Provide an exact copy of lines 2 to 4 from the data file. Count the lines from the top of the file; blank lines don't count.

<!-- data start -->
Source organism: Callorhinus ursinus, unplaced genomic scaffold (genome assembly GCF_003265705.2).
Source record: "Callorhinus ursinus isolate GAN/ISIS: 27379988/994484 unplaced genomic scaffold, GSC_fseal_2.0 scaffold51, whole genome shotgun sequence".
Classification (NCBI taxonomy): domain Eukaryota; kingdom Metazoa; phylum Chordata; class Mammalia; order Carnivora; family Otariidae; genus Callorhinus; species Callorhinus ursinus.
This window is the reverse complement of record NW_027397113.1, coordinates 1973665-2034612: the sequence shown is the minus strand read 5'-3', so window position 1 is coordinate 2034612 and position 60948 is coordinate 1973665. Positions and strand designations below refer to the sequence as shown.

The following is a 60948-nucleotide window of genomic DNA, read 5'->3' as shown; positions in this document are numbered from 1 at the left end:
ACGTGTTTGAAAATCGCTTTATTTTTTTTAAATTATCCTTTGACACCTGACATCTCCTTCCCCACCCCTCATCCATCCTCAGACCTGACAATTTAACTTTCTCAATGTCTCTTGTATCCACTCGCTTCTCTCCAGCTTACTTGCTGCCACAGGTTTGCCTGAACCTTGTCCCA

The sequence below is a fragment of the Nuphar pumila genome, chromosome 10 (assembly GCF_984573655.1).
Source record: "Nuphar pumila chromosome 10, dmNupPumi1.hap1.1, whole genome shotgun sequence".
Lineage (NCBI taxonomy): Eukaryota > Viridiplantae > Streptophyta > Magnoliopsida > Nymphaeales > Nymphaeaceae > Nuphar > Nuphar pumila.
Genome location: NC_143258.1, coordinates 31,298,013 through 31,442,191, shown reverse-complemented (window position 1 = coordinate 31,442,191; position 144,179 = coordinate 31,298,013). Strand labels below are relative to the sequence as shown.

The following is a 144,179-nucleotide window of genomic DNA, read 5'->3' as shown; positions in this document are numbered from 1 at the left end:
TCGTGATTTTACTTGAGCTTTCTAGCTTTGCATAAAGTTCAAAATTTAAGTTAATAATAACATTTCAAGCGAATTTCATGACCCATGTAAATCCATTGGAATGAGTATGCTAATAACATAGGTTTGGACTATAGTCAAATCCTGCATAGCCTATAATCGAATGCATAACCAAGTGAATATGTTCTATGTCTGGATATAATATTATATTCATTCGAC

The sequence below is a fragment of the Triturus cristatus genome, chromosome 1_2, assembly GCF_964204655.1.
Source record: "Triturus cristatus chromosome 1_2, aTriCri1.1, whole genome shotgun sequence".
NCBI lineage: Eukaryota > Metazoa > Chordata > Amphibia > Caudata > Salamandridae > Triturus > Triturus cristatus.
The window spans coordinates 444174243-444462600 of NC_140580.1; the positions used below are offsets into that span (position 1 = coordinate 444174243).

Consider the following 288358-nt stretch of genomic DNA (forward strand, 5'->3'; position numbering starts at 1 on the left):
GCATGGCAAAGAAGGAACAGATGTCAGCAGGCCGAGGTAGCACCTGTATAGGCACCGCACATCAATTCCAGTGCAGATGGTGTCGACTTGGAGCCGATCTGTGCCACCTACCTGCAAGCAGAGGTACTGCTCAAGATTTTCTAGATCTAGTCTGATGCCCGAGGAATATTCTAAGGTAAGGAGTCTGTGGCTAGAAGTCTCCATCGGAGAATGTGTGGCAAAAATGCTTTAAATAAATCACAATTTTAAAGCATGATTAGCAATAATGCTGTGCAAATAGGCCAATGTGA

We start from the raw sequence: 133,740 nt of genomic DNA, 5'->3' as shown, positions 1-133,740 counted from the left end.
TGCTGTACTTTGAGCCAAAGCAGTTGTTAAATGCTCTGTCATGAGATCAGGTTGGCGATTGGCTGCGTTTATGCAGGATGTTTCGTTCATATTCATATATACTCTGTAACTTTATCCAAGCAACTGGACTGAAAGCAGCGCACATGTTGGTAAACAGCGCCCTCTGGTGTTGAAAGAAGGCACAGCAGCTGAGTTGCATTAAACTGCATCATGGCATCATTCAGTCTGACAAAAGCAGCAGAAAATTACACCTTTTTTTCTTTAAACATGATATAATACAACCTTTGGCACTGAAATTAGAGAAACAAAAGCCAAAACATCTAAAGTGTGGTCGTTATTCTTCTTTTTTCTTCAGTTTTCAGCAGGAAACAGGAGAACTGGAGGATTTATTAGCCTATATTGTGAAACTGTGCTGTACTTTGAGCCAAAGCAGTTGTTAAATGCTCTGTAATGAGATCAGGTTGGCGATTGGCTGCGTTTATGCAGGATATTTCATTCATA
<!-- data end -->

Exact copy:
Source record: "Callorhinus ursinus isolate GAN/ISIS: 27379988/994484 unplaced genomic scaffold, GSC_fseal_2.0 scaffold51, whole genome shotgun sequence".
Classification (NCBI taxonomy): domain Eukaryota; kingdom Metazoa; phylum Chordata; class Mammalia; order Carnivora; family Otariidae; genus Callorhinus; species Callorhinus ursinus.
This window is the reverse complement of record NW_027397113.1, coordinates 1973665-2034612: the sequence shown is the minus strand read 5'-3', so window position 1 is coordinate 2034612 and position 60948 is coordinate 1973665. Positions and strand designations below refer to the sequence as shown.